“While this was a small study, it provides compelling evidence that the events leading to autism have their origin long before birth,” says Challman.
What to Do If You Suspect Your Child Is Autistic
We may not yet have all the answers about what causes autism, but the experts are clear on what parents should do if their child stops hitting developmental milestones: Get help right away.
“If a parent suspects ASD in her child, do not be afraid of seeking services. Addressing and intervening aggressively early in the child’s life is the single best thing parents can do,” says Matthew Ratz, vocational training coordinator for Community Services for Autistic Adults and Children in Maryland. He points to studies that have linked early intervention services with reduced severity of symptoms later in a child’s life, and says you shouldn't wait for a formal ASD diagnosis to access services like speech therapy. “Parents should be assertive and proactive to get any service that might make a difference,” says Ratz.
“Get good prenatal care,” recommends Frazier. “And moms should take their folate. Stay in close contact with your doctor, and take good care of yourself. After your child is born, go to all your child’s doctor visits, and if your doctor suggests your child might need more detailed evaluation of development or speech therapy, get it!”
Parental Creativity Can Make a Huge Difference in Connecting With Autistic Children
While a strong intervention program including speech therapy, special education service, occupational therapy, and/or applied behavior analysis (ABA) can help children with autism grow and thrive, parents of children with autism also often come up with their own creative ways to connect to their children.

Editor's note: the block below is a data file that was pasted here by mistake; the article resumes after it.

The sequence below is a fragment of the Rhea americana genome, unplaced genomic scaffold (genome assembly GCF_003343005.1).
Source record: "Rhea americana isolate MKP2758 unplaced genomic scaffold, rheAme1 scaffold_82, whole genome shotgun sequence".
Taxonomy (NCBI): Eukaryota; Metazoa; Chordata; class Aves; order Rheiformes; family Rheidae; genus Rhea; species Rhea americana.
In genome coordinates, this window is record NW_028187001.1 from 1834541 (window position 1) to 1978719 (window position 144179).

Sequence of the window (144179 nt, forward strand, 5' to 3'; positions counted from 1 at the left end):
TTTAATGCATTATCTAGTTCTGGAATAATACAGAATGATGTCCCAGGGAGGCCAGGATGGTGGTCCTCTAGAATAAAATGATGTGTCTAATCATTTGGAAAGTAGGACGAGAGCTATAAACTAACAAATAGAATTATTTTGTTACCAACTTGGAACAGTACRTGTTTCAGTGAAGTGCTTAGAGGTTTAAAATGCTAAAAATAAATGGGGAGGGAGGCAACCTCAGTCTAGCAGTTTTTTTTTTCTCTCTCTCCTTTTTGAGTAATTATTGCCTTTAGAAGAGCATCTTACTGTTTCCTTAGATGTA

Amanda Morin, author of the upcoming book The Everything Parent’s Guide to Special Education, discovered one day that her son Jacob, 11, who has autism, related to the character Dr. Sheldon Cooper on the TV show TheBig Bang Theory. He noticed that Sheldon, like him, often struggled socially but didn’t really understand why what he was doing or saying was wrong.
“Then one day,” Morin shares, “he was arguing with me about some rule at school (I think it was about not putting his hands on someone's shoulders to get their attention, so the ‘hands off at all times rule’) and just could NOT understand why it was a rule. I got a little fed up and said, ‘It's a non-optional social convention. You don't have to understand why, you just have to abide by it.’“
Using that phrase “non-optional social convention,” which he often heard used on the Big Bang Theory, helped Jacob understand that—whether he knew why or not—he just had to keep his hands to himself.
“It was like something clicked for him all of a sudden,” says Morin. “He knew what that meant for Sheldon and so he knew what I meant when I said it. So, we started using some of the phrases from the show to help him "get" social rules. It worked well enough that most of his teachers at school are willing to try it, too, and have been really successful.”
Morin adds, “Autism and social strategies are a moving target. What works now may not work in a few months, but for now what we're doing is working in most circumstances. It's subtle, it's relevant and it's tied to real life.”
We might not yet know what causes autism, and we may not have a full understanding of why the numbers keep climbing, but parents have a wide variety of resources to access if they suspect their child has autism. Intervention services mixed with creative parenting and lots of love give children a strong start, and that's newsworthy.